British private served with Royal Army Medical Corps in Northern Ireland, 1974; Army reservist served as private with Royal Army Medical Corps at 205 General Hospital in Riyadh, Saudi Arabia during the Gulf War. 1-3/1991; suffered from Gulf War Syndrome on return to GB, 1991-1995
REEL 1: Family background in Cornwall and London, 1947-1964; story of joining Army, 1964 and move from infantry to Royal Army Medical Corps. Aspects of operations with Royal Army Medical Corps in Northern Ireland, 1974: description of work in main interrogation centre in Belfast examining internees before and after interrogation; description of medical training and assessment; problem of not receiving training for counselling work during Gulf War, 1991; placed on Army Reserve, 1974. Aspects of period in GB, 1990: story of being called up for military service as reservist during crisis in the Gulf, 27/Dec/1990; question of age and reaction to being posted to Saudi Arabia. Aspects of period with Royal Army Medical Corps in GB, 1/1991: description of medical examination, inoculations and nuclear, biological and chemical training at Chester; story about formation of 205 General Hospital, 2/Jan/1991; problem of bad reaction to further course of nine injections; attitude to possible war in Gulf; description of journey to Riyadh, Saudi Arabia, 14/Jan/1991. Aspects of operations with Royal Army Medical Corps at 205 General Hospital in Riyadh, Saudi Arabia, 1-3/1991: description of 205 General Hospital being built; story of final medical party arriving during Scud missile attack.
REEL 2 Continues: description of hospital and staff; story of lecture before deployment about Iraqi Scud missiles reaching Riyadh; description of first air attacks and Scud attacks; method of putting on NBC (nuclear, biological and chemical) protective suit; further description of Scud attacks; description of Patriot missile defence shelters; type of symptoms shown by first intake of patients including respiratory problems; description of NAPS anti-nerve gas tablets taken by all soldiers and problem of side effects; description of counselling work and attitude to lack of adequate training; description of damage caused by Scud missiles; story of counselling British soldiers involved in US friendly fire incident and reaction of platoon commander; problem of experiencing extreme reaction to further course of injections, 28/Jan/1991.
REEL 3 Continues: reads extracts from letters to wife about medical condition; description of medical tests; possible reasons for illness including chemicals, injections and NAP tablets; problem of false alarms about chemical attacks; story of being sacked by Post Office while on active service in the Gulf and subsequent legal battle to be reinstated; problem of finding civilian employment due to medical condition; effect of illness on work during Gulf War; story of evacuating patients to GB and providing counselling; attitude to work with allied casualties released from Iraq; description of medical system during Gulf War; opinion of living conditions in Riyadh.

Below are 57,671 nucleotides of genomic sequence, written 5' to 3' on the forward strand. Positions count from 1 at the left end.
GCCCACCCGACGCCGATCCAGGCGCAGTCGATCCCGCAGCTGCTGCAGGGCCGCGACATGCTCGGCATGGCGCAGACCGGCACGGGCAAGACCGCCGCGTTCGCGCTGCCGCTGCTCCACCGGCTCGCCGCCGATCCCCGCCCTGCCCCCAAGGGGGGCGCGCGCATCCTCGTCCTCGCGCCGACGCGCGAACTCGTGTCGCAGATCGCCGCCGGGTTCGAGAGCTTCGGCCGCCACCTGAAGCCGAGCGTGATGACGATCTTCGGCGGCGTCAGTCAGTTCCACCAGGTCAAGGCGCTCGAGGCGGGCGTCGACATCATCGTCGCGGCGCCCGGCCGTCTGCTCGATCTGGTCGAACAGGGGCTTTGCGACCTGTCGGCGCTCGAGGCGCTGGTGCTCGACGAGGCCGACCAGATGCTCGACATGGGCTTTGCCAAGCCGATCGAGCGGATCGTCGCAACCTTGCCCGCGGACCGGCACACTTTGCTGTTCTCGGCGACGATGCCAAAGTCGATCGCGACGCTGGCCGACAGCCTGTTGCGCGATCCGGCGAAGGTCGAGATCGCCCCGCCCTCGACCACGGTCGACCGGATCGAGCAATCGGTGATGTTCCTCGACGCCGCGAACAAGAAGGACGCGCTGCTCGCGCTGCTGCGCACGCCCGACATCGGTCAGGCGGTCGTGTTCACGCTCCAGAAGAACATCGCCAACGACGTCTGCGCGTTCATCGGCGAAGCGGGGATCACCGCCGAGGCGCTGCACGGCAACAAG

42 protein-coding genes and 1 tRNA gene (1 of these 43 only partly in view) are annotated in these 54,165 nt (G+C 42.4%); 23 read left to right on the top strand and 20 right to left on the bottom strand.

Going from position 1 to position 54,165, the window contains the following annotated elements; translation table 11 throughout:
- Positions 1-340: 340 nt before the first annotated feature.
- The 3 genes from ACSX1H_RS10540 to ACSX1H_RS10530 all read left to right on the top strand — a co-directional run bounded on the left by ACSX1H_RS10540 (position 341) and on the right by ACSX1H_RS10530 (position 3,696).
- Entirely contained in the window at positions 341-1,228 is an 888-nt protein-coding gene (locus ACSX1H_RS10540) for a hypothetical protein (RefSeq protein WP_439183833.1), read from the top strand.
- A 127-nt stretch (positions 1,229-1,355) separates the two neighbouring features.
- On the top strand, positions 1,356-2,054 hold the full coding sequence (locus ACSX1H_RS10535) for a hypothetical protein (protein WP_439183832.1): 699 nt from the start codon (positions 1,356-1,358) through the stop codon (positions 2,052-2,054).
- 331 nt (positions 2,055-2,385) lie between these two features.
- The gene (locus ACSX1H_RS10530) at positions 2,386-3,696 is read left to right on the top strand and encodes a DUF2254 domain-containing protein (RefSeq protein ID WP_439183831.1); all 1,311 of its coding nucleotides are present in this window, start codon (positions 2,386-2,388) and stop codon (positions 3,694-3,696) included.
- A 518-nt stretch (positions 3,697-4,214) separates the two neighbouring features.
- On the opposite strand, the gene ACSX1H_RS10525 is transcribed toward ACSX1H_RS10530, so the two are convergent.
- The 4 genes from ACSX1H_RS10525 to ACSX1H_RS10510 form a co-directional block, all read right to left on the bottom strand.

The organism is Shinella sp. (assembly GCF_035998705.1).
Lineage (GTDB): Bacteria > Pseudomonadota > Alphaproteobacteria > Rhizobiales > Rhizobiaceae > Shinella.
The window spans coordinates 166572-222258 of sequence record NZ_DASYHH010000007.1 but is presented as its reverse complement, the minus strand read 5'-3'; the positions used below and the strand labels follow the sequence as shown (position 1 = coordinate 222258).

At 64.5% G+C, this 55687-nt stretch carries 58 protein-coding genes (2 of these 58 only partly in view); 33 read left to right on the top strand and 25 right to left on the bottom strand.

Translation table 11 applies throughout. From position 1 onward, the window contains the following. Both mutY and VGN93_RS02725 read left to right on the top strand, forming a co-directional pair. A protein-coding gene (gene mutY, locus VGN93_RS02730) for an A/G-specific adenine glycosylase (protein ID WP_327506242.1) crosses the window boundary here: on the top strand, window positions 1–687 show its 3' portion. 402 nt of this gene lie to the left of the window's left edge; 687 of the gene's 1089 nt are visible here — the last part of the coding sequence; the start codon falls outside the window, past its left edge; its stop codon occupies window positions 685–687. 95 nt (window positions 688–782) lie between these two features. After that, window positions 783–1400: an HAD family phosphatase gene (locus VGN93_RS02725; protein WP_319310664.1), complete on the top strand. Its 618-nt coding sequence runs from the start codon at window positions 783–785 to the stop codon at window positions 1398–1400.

REEL 4 Continues: regulations and fines regarding consumption of alcohol; attitude to restrictions working in Islamic country; comparison of living conditions for US and British troops; effect of ‘friendly fire’ casualties on relations between US and British troops; story of re-fuelling flight to Iraqi border; description of scientific and technical nature of Gulf War; reason for changing attitude to Allied war aims during war; problem of contamination from oil fire pollution; access to media during war; importance of receiving letters from family; story of daughter’s primary school sending mural painted by children being displayed in hospital; opinion of support for wives of Gulf War reservists; story about suicide case; reaction to end of war and hospital drips and medicines being poured down drains; story of repatriation after two and a half months service.
REEL 5 Continues: description of journey via Cyprus to RAF Brize Norton, GB, 3/1991; opinion of treatment by Army of reservists on return; description of demobilisation procedure; story of inadvertently signing on for another four years’ service. Aspects of period in GB, 1991-1995: problem of adjustment to civilian life and continuing illness; story of suffering nervous breakdown and treatment at Woolwich Military Hospital, 4/1994; problem of losing use of right arm and reaction to diagnosis by Army doctor; opinion of work of Trauma After Care Trust (TACT); question of Army and MoD denying responsibility for ‘Gulf War Syndrome’ and examples of similar cases in other countries; comparison of treatment of Gulf War veterans by US and British governments; story of finding evidence to prove that Gulf War veterans were used in experimental tests for NAP drugs; effect of illness on family; consequences of women soldiers contracting Gulf War Syndrome; quotes from US report about effects of chemical agents.
REEL 6 Continues: quotes from various US sources about damaging effects of NAP drugs; problem of veterans proving service in Gulf War caused illness; attitude to response of MoD; number of deaths and suicides attributed to Gulf War Syndrome; importance of research into Gulf War Syndrome in US; reason for believing phone is tapped and mail intercepted; importance of media coverage for case; opinion of John Schofield; problem of broken marriages due to Gulf War Syndrome; reaction to treatment by MoD and British Government.